Warning: Scorpion stings can vary from ‘mild’ to deadly

These last few weeks of the dry season seem to attract far more scorpions than normal into the open, where they can be seen.

The greatly feared scorpions leave their hiding places under rocks and in other dark places to search for water and food. While the prehistoric-looking beasties certainly aren’t the most attractive creatures on earth, it is their sting, not their lack of beauty that creates fear.

A scorpion sting can cause mild to extreme pain, or occasionally, death. The severity of the reaction is determined by the scorpion species, the body mass of the victim, the amount of venom injected, and the person stung.

At lakeside, there are two families of scorpions – Buthidae and Vaejovindae. In Mexico, the genus Buthidae is called Centruroides; northern Mexico has some within this genus that are very dangerous. At Lake Chapala the centruroides infamatus or centruroides elegans are much less dangerous. The other local family of scorpions here is Vaejovindae and its many species of the genus vaejovis.

Most people cannot identify local scorpions. They have more similarities than differences. However, generally the more poisonous scorpions have smaller pincers that have less muscle force, and therefore are given a more venomous toxin in order to kill its prey in the wild. The species of Centruroides have slightly smaller pincers than Vaejovis, and thus a stronger toxin. The good news is that if you are stung here, statistics show it most likely will be by a species of Vaejovis.

How much poison is injected in a scorpion sting depends on the situation. A scorpion needs poison to defend itself and to kill its prey. Using all of it just to sting you is not in its own interest. If you just bump it, it will likely not sting with all its venom. However, if it is trapped in your pant leg or shoe, it will try to save its life and may sting you with all the venom at its disposal. If it has recently stung, it may not have had time to regenerate more toxin, and will not be as dangerous.

Scorpion poison is a neurotoxin, and can work by either retarding inactivation (an α-toxin) or enhancing activation (a ß-toxin). Both conditions lead to spontaneous depolarization of excitable cells (nerves and muscles).

Nerves are “short circuited” to send pain signals of a problem that does not actually exist (there is no real skin burn, just the sensation). In small children, muscles can spontaneously move in limbs, face and eyes from the action of the toxin.

Although the heart could be directly affected, this would be very rare considering the local types of scorpions. Both sympathetic and parasympathetic systems are involved, so the victim could have hypertension or hypotension, hypersalivation, or even priapism in severe cases. In most adults, important symptoms are from nerves controlling the mouth and throat. The most dangerous effects are those that inhibit the ability to breath, either by airway obstruction, or by respiratory failure.

Allergy to the toxin of scorpions is also a possibility, as is allergy to the anti-toxin. Symptoms are usually evident in the first 15 to 45 minutes, although rare atypical symptoms can be delayed as much from five to eight hours. Classic lakeside symptoms are extreme pain at the site of the sting. Clinically important cases will have an unusual sensation in the throat.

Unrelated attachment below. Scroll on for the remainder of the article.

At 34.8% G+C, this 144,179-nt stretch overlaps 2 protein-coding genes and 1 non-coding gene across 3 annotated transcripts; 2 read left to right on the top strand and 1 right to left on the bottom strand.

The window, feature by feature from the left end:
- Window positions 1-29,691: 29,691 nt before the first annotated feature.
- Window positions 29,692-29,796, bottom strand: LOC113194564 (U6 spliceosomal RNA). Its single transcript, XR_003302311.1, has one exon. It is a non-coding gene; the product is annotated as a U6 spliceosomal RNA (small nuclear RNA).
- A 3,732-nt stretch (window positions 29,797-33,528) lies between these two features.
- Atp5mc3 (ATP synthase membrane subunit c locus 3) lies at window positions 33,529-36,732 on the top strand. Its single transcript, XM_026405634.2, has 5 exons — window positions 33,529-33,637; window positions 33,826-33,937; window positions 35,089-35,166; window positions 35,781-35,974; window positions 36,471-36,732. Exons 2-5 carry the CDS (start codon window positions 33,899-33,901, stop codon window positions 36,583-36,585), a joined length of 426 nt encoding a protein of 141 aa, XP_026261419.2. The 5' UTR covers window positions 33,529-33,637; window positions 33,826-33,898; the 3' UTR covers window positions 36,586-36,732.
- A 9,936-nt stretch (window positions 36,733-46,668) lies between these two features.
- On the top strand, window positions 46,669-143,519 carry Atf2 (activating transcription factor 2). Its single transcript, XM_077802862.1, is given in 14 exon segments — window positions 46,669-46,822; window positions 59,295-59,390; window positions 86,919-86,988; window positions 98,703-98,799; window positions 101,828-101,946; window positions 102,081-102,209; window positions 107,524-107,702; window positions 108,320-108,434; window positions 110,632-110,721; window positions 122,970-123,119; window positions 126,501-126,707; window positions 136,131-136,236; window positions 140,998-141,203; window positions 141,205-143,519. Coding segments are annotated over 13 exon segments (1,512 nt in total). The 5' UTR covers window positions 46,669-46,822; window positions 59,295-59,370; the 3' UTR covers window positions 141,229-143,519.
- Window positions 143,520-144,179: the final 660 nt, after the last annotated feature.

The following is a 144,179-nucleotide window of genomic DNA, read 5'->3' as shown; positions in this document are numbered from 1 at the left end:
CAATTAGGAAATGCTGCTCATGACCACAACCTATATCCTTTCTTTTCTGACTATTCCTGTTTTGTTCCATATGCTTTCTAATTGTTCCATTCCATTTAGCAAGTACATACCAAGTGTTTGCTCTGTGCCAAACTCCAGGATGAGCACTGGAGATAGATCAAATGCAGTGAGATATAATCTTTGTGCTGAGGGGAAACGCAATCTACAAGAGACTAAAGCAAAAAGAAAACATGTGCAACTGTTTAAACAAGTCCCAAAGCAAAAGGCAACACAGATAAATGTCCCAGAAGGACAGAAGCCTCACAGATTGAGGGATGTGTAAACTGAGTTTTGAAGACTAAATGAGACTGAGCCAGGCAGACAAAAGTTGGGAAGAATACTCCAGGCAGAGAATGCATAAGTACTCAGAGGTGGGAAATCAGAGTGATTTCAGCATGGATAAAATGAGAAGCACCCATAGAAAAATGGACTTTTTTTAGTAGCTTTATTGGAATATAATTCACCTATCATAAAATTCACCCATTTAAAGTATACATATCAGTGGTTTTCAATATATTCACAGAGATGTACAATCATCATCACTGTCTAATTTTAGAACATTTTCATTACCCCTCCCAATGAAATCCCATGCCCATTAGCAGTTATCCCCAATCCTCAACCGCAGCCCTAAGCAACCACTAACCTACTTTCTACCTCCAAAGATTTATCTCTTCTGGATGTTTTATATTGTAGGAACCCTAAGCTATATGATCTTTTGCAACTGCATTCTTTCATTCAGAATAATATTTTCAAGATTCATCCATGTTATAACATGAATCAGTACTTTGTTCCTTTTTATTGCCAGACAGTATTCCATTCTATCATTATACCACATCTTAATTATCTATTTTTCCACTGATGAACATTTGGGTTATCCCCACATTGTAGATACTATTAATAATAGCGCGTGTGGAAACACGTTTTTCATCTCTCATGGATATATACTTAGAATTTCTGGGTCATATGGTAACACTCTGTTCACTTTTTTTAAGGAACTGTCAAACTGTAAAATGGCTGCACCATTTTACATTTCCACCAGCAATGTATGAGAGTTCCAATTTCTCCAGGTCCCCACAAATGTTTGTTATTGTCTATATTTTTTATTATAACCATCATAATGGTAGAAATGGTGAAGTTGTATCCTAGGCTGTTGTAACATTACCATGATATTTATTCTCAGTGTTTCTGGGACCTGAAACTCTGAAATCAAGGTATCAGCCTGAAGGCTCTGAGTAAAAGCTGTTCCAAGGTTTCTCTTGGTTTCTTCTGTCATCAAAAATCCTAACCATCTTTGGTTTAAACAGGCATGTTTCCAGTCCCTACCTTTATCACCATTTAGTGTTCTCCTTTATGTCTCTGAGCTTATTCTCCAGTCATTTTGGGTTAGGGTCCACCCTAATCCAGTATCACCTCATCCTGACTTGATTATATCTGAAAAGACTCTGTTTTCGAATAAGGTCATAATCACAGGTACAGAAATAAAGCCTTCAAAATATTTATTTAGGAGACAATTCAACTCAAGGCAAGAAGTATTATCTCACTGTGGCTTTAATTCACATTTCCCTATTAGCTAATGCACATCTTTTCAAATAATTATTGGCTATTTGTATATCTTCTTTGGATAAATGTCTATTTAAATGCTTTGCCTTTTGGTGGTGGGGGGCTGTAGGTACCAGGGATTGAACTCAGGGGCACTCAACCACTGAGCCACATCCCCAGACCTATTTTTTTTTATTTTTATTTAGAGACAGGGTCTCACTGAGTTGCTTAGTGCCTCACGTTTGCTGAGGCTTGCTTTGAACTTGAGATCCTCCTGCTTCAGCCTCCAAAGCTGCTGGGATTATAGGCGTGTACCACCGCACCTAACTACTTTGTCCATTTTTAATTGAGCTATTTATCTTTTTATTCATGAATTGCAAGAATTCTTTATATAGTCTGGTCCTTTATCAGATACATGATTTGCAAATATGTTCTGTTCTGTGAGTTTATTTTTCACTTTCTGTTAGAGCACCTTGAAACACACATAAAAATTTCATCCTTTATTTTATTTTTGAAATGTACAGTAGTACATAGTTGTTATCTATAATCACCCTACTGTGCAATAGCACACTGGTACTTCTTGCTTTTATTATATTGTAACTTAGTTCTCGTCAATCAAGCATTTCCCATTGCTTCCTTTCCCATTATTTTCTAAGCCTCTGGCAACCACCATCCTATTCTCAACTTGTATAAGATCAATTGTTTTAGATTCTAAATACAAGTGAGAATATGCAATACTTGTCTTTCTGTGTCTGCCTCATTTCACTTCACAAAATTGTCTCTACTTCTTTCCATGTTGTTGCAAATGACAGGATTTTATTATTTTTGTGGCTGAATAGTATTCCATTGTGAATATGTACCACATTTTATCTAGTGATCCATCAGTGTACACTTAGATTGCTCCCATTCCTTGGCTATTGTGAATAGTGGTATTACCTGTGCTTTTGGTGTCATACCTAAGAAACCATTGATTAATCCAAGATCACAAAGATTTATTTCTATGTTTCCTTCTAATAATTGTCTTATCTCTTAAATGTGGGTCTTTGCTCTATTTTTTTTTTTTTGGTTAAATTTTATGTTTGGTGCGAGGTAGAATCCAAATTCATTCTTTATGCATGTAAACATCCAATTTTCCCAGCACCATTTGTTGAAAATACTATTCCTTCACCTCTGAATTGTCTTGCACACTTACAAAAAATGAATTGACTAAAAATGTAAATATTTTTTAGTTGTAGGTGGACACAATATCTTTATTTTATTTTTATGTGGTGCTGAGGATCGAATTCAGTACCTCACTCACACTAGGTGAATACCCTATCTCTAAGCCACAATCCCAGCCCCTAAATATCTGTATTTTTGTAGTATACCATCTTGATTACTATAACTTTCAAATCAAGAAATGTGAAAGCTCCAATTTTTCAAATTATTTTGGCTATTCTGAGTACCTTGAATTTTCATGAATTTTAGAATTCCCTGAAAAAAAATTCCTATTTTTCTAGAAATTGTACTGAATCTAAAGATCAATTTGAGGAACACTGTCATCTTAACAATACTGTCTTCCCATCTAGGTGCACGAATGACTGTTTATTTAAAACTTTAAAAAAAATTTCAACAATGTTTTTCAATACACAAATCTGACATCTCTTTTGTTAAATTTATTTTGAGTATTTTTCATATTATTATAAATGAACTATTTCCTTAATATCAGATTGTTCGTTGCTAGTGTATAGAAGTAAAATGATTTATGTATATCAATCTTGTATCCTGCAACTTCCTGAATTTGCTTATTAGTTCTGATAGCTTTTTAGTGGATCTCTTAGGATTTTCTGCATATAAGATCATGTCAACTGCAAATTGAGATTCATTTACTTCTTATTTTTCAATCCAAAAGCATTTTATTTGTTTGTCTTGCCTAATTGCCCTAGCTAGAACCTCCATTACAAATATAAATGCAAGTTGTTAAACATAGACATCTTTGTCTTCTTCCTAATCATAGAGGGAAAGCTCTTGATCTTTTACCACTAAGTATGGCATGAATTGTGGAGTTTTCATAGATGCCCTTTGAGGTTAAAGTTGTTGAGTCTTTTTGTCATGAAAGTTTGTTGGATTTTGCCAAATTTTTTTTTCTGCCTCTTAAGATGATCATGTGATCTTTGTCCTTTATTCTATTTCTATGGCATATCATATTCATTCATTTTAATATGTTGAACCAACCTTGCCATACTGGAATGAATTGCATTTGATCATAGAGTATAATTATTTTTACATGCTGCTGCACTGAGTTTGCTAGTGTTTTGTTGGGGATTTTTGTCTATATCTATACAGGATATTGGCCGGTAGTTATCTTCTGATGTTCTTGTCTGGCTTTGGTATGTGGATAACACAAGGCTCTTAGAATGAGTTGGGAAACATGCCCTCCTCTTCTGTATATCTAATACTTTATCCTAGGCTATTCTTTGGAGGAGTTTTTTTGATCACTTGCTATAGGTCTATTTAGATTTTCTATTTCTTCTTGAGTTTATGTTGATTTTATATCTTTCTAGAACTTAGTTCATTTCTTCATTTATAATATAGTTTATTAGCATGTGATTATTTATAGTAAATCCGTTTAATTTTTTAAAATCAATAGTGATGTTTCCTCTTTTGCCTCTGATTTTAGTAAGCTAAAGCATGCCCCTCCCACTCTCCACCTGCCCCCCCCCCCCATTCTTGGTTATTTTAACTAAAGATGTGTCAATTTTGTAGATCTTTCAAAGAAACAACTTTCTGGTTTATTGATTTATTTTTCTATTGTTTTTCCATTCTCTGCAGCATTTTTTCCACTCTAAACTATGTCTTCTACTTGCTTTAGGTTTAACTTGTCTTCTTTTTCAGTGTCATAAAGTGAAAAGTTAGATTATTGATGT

There are many home treatments discussed, few work, including grease, garlic, bleach, lime, etc. Pain medications (NSAIDS) are not very effective. Opioids could potentiate vomiting and respiratory depression. Antihistamines (very commonly used) will mask the symptoms. Local injection of anesthesia will resolve some pain, but that’s rarely done.

If the symptoms include an unusual sensation in the throat, an anti-toxin called Faboteropico may be necessary. Faboteropico is a Mexican invention from 1994 which was finally approved by the FDA in 2011. It is a purified and modified antibody treatment that is widely available through the Secretaria de Salud in Mexico. It is available locally at both the Chapala Cruz Roja and the Chapala Municipal Clinic. At this time, the Secretaria de Salud supplies it without charge, but with the cost to supply it in the millions of pesos, it may become necessary for the government to reduce this subsidy. The cost from a private consultorio or clinic can be around 1200 pesos per dose. Some cases can use up to five injections, although the average is just one.

Many people take antihistamines, specifically cloropiramina (Avapena) which can mask but not resolve the symptoms. If you are in the wild, with no doctors, clinics, within the area, try to find a Farmacia Guadalajara, but unless you have uticaria (hives) or signs of a significant allergic reaction, it will do no good. Most people, and many doctors, associate the “closing” of the throat to an allergic reaction, when in reality it is usually caused by altering the control of cranial nerves 9, 10, 11, and 12 that control the mouth and throat. Be aware that if you take an antihistamine and then come to the clinic, you may have done more harm than good. In order to receive Faboteropico, you need to have moderate to severe symptoms. If you mask the symptoms with antihistamines or only have slight symptoms, you may not get the treatment you really need.

There is little you can do to help. Putting covered ice packs on the area will reduce the pain some, as well as very slightly retard the absorption of the toxin (by vasoconstriction).

Scorpions need two things to come into your home – an entrance and food. Screens and door thresholds and seals are important. So is ridding your home of the other insects they are hoping to eat.